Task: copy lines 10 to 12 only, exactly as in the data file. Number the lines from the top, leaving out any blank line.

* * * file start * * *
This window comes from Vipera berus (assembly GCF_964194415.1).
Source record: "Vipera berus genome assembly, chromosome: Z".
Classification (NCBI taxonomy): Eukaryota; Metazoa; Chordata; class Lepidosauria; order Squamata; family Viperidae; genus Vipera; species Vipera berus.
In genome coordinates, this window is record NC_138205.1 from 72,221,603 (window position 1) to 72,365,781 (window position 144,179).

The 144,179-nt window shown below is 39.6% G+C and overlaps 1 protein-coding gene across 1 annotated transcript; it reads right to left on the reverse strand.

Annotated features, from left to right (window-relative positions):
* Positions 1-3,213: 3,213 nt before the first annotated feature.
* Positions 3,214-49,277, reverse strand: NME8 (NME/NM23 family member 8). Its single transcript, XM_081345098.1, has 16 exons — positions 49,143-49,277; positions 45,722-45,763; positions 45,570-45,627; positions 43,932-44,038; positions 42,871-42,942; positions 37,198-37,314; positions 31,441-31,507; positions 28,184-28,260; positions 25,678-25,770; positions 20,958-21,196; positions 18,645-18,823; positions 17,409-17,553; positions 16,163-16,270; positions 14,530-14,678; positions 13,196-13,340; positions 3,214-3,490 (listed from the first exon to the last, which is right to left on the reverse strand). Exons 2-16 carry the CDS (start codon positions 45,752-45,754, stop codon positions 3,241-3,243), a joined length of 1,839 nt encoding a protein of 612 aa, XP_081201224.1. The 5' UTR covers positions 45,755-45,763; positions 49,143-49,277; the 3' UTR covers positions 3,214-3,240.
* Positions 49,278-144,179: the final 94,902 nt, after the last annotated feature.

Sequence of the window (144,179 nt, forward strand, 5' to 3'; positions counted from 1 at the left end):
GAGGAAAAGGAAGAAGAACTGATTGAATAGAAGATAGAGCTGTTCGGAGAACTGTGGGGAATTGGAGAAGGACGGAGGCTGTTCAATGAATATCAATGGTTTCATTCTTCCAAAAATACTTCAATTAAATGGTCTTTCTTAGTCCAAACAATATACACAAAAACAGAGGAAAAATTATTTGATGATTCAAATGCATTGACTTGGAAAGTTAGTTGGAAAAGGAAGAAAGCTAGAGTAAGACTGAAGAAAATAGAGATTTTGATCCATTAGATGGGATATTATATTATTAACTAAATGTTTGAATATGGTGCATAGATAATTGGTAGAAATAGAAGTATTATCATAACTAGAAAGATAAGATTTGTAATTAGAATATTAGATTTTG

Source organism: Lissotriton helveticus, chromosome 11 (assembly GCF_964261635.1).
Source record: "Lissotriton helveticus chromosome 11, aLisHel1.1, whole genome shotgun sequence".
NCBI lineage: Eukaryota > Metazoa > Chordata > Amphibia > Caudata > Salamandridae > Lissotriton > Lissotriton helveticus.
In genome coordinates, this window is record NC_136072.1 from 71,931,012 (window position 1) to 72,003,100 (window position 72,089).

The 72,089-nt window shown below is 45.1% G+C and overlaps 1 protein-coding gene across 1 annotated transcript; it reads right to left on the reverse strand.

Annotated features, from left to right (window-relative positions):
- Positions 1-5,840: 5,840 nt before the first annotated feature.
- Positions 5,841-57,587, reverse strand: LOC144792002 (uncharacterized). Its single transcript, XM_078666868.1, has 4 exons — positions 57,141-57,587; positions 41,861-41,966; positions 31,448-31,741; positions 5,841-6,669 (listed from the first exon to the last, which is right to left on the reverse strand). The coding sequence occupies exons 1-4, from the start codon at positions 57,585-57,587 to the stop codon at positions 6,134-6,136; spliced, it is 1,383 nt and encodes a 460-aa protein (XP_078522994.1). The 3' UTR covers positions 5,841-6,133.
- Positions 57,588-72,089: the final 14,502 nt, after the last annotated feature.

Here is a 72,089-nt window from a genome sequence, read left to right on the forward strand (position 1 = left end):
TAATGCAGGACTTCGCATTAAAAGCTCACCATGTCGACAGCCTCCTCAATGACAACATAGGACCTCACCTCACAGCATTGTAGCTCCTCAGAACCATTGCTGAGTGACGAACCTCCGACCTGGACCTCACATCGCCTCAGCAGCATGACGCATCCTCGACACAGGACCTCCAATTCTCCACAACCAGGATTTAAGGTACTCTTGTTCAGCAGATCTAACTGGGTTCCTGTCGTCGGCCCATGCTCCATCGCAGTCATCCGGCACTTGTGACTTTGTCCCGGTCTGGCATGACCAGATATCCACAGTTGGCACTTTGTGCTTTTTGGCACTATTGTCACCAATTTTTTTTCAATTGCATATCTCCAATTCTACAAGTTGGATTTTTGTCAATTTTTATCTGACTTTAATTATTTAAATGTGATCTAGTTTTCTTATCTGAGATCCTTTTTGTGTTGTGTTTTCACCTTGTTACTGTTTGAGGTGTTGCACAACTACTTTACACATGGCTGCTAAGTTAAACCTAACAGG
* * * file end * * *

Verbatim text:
Sequence of the window (144,179 nt, forward strand, 5' to 3'; positions counted from 1 at the left end):
GAGGAAAAGGAAGAAGAACTGATTGAATAGAAGATAGAGCTGTTCGGAGAACTGTGGGGAATTGGAGAAGGACGGAGGCTGTTCAATGAATATCAATGGTTTCATTCTTCCAAAAATACTTCAATTAAATGGTCTTTCTTAGTCCAAACAATATACACAAAAACAGAGGAAAAATTATTTGATGATTCAAATGCATTGACTTGGAAAGTTAGTTGGAAAAGGAAGAAAGCTAGAGTAAGACTGAAGAAAATAGAGATTTTGATCCATTAGATGGGATATTATATTATTAACTAAATGTTTGAATATGGTGCATAGATAATTGGTAGAAATAGAAGTATTATCATAACTAGAAAGATAAGATTTGTAATTAGAATATTAGATTTTG

Source organism: Lissotriton helveticus, chromosome 11 (assembly GCF_964261635.1).